In The Mag: How To Help Ireland’s Homeless

Our feature on homeless women in STELLAR's February issue made harrowing reading – here's how you can help.

Ireland homeless bridge

STELLAR’s February issue included an interview with two women – Linda, who was homeless for 20 years, and Amy*, who is currently homeless and HIV positive, living on the streets. We covered a range of problems that are specific to homeless women, and explored the issues that very often lead to a woman sleeping rough.

We know that a lot of you will have been affected by the piece and want to know how to help alleviate our homelessness problem. Here are just a few things you can do to make a difference.

Open your eyes

One of the biggest issues affecting Ireland’s homeless people today is the feeling of isolation and marginalisation they experience, living on the streets. People walk or sit for hours without interacting with another human being, and Linda related to us how, in her opinion, “you don’t have any friends on the streets.” She spoke with great emotion about how touching it was when people would stop and talk to her. So, the next time you see a homeless person begging, don’t avert your gaze. Don’t want to give them any money? Fine. Say “no, sorry”. Don’t simply ignore them as if they’re not there.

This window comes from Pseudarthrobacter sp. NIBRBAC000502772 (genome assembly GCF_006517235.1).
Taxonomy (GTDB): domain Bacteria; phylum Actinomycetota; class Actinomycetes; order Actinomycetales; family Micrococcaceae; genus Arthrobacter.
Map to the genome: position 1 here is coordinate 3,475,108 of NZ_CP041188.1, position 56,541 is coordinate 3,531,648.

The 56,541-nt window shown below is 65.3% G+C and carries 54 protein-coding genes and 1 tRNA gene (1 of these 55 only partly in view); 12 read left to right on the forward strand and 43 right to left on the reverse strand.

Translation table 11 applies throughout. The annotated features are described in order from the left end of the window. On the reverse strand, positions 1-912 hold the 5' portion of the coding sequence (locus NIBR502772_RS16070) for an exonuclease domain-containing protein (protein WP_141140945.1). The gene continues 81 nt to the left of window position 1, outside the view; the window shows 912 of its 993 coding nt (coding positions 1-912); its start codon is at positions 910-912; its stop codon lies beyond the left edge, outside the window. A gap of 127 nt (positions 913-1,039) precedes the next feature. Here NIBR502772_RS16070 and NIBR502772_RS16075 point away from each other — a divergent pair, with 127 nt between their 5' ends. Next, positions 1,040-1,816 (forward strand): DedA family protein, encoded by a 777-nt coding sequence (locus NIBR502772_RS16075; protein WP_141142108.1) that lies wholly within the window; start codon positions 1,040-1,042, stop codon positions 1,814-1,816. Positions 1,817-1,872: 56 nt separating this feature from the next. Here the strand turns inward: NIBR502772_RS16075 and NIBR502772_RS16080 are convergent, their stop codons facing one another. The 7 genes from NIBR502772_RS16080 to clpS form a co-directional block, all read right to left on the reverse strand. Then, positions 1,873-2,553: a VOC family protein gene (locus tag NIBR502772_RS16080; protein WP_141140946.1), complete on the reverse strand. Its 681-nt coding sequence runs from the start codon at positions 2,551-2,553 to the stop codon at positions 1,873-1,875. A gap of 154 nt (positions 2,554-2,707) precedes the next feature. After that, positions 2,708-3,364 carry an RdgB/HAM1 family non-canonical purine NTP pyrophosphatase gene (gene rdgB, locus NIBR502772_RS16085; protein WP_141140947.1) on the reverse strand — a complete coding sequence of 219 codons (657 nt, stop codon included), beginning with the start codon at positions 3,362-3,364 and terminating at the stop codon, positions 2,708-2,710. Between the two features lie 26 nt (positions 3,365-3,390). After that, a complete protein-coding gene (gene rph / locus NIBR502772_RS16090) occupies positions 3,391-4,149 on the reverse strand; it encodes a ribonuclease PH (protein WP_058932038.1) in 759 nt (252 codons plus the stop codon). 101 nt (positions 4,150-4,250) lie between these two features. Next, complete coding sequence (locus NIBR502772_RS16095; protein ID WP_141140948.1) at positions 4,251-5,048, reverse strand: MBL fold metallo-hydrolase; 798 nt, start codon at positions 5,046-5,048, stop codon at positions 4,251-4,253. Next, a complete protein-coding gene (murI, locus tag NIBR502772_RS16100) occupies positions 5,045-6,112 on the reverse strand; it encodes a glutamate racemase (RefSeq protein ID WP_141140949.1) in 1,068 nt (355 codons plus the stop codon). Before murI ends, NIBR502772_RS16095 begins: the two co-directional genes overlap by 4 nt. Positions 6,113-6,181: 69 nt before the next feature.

Homeless charities such as Focus Ireland and Dublin Simon Community are always looking for help, whether that’s collecting funds, assisting in the charity’s shops, helping with adult education or outreach. You could even find a volunteering role that’s specific to your experience and skills, and find it a fulfilling way to spend some of your spare time while also bulking up your CV and, y’know, giving back. It’s a win-win.

Put your hand in your pocket

The jury is out on whether you should – or shouldn’t – give money to homeless people. We reckon it’s at your own discretion; if you have some spare change, and you feel like it would make a difference to them, then go ahead. Fr Peter McVerry of the Father Peter McVerry Trust agrees with us that acknowledging the person is the most important thing, and then suggests that buying food would be a positive step. If you see someone who’s suffering, sleeping rough or begging on a bridge, and you have both the time and the money, offering to buy them a cup of tea and a sandwich will never be a bad thing.

*name has been changed